Department of Educational Sciences, Faculty of Arts, Masaryk University, Brno, Czech Republic
Background. Children and adolescents currently spend a great deal of time at school and teachers are viewed as a source of social support in different areas of their personal development, such as their career adaptability.
Objective. To provide insight into the way students in secondary vocational education perceive teacher support and to explore the association between perceived teacher support, career adaptability, and other demographic and academic variables.
Design. A questionnaire battery with two main tools, the Teacher Support Scale and the Career Adapt-Abilities Scale, was the data collection method. Subjects were students in the last year of full-time study at public secondary vocational schools and vocational upper-secondary schools. The sample comprised 3,028 participants aged 18–26.
Result. Students perceived the support of their teachers quite positively, with the difference between boys and girls not being statistically significant. The satisfaction of the student with the field of study, academic performance, and satisfaction with the academic success rate predict the perception of teacher support. The level of perceived teacher support positively correlates with students’ overall career adaptability, as well as with all the dimensions of career adaptability, and is also a significant predictor.
Conclusion. Both key concepts, teacher support and career adaptability, have the potential to attract the attention of psychologists working in the educational system.
Keywords: teacher support; career adaptability; adolescents; vocational schools; school psychology
Background. In recent decades, discussionhas been increasingabout the guidelines for psychological interventions, evidence-based interventions (EBI), and evidence-based practice (EBP). These efforts have a longer tradition in medicine and psychiatry,but are increasingly present in the practice of school psychology. The creation, use, and implementation of EBP procedures protects psychologists from intuitive and non-scientific procedures that can harm clients, psychology, and its development.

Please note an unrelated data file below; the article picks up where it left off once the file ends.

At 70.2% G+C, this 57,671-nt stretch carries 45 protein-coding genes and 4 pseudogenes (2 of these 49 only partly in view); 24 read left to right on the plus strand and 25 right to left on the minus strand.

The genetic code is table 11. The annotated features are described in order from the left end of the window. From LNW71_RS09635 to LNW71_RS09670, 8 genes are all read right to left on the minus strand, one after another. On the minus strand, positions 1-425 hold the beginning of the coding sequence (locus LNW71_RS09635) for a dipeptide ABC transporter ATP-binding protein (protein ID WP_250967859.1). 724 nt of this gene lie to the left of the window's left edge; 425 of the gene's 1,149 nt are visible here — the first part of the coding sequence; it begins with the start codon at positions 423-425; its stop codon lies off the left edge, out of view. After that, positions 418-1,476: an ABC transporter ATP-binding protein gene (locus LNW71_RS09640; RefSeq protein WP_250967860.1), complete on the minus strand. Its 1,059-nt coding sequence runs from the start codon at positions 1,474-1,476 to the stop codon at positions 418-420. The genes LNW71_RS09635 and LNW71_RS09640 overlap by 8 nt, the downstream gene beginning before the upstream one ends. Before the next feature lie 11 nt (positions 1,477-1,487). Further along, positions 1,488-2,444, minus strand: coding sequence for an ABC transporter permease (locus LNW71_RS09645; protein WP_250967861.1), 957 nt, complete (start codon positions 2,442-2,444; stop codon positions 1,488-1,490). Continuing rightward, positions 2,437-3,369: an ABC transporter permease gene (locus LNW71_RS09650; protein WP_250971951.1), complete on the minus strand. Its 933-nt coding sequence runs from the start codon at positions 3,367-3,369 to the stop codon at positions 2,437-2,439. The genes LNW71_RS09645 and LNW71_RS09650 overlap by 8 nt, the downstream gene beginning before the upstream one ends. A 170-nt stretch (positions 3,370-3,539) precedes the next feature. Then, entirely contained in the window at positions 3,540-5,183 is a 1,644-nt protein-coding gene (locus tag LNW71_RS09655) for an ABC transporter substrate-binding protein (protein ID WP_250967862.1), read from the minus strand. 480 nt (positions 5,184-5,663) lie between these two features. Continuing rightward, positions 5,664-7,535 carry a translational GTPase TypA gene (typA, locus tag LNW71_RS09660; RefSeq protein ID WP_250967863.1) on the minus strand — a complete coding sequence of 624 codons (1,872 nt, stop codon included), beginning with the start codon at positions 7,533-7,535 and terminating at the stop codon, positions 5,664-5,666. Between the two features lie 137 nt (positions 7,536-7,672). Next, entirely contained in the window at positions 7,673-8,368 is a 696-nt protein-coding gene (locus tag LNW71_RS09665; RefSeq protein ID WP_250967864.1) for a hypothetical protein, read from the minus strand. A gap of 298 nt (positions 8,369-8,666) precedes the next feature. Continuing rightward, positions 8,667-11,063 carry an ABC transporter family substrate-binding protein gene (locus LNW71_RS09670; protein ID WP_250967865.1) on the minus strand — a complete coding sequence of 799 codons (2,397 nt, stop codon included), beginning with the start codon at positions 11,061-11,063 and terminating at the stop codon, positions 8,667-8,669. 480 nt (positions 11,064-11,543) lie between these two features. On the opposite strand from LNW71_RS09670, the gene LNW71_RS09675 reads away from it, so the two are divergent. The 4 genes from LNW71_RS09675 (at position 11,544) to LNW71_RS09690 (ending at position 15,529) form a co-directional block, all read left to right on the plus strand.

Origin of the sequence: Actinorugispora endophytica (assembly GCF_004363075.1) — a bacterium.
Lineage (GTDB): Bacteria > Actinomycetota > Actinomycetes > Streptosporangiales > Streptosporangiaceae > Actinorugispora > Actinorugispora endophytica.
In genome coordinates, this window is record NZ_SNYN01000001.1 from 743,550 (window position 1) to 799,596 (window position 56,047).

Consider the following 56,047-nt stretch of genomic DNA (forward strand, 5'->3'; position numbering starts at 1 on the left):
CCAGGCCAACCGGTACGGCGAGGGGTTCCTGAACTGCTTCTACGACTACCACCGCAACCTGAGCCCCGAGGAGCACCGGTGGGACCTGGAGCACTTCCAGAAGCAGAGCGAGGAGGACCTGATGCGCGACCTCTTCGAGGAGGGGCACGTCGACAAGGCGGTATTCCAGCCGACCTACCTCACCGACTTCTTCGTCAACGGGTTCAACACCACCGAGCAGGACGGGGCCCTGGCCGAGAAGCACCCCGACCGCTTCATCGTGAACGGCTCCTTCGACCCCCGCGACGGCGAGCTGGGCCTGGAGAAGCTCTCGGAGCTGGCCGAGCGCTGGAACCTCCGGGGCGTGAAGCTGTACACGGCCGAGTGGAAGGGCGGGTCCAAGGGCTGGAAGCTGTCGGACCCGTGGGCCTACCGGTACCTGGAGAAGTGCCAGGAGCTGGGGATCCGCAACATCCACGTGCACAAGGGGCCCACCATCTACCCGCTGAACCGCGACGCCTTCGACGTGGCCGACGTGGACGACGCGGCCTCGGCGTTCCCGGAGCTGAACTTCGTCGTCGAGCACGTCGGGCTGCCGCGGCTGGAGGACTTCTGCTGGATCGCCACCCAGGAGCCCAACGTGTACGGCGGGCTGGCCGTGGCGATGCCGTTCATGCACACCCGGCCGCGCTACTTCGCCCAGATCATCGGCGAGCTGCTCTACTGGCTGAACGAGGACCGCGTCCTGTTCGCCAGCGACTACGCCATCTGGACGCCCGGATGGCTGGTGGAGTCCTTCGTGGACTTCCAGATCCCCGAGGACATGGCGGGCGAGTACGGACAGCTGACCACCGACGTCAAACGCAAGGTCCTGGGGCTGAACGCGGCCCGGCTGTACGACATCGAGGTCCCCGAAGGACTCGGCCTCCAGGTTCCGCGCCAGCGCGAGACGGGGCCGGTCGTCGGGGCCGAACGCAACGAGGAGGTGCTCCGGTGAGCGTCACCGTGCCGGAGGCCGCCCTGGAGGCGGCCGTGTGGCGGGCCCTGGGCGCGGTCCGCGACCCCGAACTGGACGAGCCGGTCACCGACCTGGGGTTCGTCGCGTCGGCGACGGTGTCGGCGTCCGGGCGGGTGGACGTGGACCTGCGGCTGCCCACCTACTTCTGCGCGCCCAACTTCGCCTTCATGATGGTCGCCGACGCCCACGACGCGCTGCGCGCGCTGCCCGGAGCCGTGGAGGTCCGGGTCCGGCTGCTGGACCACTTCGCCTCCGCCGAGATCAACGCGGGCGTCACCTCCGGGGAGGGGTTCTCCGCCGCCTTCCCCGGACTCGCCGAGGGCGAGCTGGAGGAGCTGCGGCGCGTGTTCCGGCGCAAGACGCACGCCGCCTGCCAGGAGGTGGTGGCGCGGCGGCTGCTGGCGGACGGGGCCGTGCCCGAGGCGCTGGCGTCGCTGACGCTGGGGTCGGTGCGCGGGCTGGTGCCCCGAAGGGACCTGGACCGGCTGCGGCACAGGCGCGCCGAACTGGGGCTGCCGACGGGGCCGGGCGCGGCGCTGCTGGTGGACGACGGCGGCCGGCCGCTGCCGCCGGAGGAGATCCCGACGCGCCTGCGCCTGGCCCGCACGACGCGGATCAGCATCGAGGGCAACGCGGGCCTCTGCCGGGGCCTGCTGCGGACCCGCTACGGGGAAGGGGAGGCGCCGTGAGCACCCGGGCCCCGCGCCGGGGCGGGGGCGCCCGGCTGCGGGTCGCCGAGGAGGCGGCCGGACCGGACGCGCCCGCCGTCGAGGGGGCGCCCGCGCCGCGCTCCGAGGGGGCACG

Objective. The focus of this article is the EBP of school psychologists in the Czech Republic, Slovakia, and Slovenia. We researched to what degree psychologists implement EBP in their work in educational institutions, in which domains they most effectively apply EBP, and what the obstacles and needs are regarding EBP in school psychology.
Design. Two hundred and two school psychologists answered a questionnaireabout their application of EBP. The questionnaire contains categories about the sourcesof EBP, its availability,and the extent to which respondents apply EBP in specific domains of their work.
Results. The data show a low practical significance of differences among respondents from the three countries. Respondents reported the highest values for the reliance of their work on professional cooperation, useof EBP principles in specific domains, and use ofprofessional guidelines.The Pearson correlation indicates positive association among all substantial categories.
Conclusion. The preliminary results show that school psychologists are aware of the importance of applying EBP in practice, and highlight some of the obstacles that prevent them from cultivating psychological science in the interest of education.
Keywords: school psychology, applied psychology, evidence-based practice, quality assurance, psychological science